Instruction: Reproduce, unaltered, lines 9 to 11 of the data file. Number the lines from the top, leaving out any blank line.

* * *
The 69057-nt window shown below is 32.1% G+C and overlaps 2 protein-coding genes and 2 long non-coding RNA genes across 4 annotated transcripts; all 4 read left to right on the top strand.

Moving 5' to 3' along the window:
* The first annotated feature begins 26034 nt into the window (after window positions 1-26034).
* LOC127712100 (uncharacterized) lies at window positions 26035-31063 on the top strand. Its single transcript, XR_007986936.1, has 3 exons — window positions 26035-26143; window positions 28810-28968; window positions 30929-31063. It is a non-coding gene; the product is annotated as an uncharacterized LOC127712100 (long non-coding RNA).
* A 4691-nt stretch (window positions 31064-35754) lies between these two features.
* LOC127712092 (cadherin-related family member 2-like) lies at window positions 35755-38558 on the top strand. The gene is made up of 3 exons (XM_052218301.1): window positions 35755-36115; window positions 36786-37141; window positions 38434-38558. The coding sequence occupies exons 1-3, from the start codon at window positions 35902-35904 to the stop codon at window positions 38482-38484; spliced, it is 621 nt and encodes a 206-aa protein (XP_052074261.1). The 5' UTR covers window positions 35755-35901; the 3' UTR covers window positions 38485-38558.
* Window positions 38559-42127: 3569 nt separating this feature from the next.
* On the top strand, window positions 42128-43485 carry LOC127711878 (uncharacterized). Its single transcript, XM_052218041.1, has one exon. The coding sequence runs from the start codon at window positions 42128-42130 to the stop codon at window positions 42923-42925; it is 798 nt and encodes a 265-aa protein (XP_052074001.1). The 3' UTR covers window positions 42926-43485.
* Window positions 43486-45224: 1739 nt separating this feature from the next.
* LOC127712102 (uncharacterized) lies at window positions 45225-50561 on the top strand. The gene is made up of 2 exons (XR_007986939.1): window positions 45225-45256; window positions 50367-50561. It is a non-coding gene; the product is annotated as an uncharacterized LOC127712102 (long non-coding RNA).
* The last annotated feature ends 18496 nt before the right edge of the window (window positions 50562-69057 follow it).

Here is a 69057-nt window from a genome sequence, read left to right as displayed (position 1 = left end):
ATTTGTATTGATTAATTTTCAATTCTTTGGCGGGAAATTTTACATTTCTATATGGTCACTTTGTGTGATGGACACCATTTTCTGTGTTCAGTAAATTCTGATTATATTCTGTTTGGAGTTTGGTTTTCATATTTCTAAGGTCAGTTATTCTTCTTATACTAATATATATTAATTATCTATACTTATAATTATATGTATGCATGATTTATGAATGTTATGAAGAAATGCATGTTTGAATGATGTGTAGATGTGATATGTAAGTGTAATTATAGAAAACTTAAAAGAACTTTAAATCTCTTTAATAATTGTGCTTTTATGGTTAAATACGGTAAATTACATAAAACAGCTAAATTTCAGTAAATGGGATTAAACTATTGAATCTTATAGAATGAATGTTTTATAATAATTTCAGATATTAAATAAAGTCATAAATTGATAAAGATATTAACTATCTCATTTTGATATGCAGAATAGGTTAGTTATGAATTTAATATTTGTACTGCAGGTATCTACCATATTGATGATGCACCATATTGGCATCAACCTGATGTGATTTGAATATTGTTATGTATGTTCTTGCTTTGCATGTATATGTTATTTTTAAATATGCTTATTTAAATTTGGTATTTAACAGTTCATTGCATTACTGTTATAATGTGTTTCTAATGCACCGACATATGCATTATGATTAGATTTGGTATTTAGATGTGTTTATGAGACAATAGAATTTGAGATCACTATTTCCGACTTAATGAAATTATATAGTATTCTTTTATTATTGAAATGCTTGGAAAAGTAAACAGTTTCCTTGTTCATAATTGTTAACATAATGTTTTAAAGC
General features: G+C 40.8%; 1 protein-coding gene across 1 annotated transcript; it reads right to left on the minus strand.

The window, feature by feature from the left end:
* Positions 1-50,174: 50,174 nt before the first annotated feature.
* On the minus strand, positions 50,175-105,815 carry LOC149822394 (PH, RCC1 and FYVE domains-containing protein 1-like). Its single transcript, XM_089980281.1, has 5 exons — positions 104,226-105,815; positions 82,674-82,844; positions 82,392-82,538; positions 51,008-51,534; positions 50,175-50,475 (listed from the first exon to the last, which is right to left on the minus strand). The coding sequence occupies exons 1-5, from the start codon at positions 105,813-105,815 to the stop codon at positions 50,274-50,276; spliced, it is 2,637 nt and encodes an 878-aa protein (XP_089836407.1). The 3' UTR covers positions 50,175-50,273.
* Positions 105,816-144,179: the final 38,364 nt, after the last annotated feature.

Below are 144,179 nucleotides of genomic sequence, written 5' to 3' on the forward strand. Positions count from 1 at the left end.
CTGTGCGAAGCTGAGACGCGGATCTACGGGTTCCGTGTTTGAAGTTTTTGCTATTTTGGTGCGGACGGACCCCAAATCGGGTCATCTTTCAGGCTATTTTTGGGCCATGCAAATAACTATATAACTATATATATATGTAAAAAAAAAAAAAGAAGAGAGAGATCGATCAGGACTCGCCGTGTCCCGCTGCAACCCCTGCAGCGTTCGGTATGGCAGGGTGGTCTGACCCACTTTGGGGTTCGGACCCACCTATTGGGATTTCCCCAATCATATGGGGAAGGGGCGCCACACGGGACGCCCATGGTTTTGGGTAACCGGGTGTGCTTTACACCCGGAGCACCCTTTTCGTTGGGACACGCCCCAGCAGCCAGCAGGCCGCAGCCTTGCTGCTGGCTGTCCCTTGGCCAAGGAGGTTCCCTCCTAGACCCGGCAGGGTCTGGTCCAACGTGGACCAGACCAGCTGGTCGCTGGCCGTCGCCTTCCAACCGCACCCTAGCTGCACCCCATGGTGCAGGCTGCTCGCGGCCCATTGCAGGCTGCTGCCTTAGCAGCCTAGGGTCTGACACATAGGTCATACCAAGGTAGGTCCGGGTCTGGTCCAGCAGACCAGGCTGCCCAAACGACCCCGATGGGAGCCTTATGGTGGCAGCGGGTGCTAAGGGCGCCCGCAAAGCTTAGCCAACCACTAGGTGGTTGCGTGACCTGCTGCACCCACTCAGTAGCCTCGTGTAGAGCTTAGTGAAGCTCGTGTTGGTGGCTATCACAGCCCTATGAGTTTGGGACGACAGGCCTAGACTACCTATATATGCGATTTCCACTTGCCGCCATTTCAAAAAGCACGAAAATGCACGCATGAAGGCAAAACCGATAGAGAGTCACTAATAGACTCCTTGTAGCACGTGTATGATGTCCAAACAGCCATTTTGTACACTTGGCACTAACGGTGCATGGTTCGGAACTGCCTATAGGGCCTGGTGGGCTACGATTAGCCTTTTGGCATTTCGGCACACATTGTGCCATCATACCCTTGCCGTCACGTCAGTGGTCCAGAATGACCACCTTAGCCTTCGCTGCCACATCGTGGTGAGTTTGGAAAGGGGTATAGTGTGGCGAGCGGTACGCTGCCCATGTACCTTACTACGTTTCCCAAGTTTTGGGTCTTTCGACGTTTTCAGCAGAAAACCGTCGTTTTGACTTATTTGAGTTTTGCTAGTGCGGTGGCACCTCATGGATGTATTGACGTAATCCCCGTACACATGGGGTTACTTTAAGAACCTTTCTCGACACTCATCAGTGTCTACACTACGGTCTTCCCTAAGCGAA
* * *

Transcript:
* Window positions 43486-45224: 1739 nt separating this feature from the next.
* LOC127712102 (uncharacterized) lies at window positions 45225-50561 on the top strand. The gene is made up of 2 exons (XR_007986939.1): window positions 45225-45256; window positions 50367-50561. It is a non-coding gene; the product is annotated as an uncharacterized LOC127712102 (long non-coding RNA).
* The last annotated feature ends 18496 nt before the right edge of the window (window positions 50562-69057 follow it).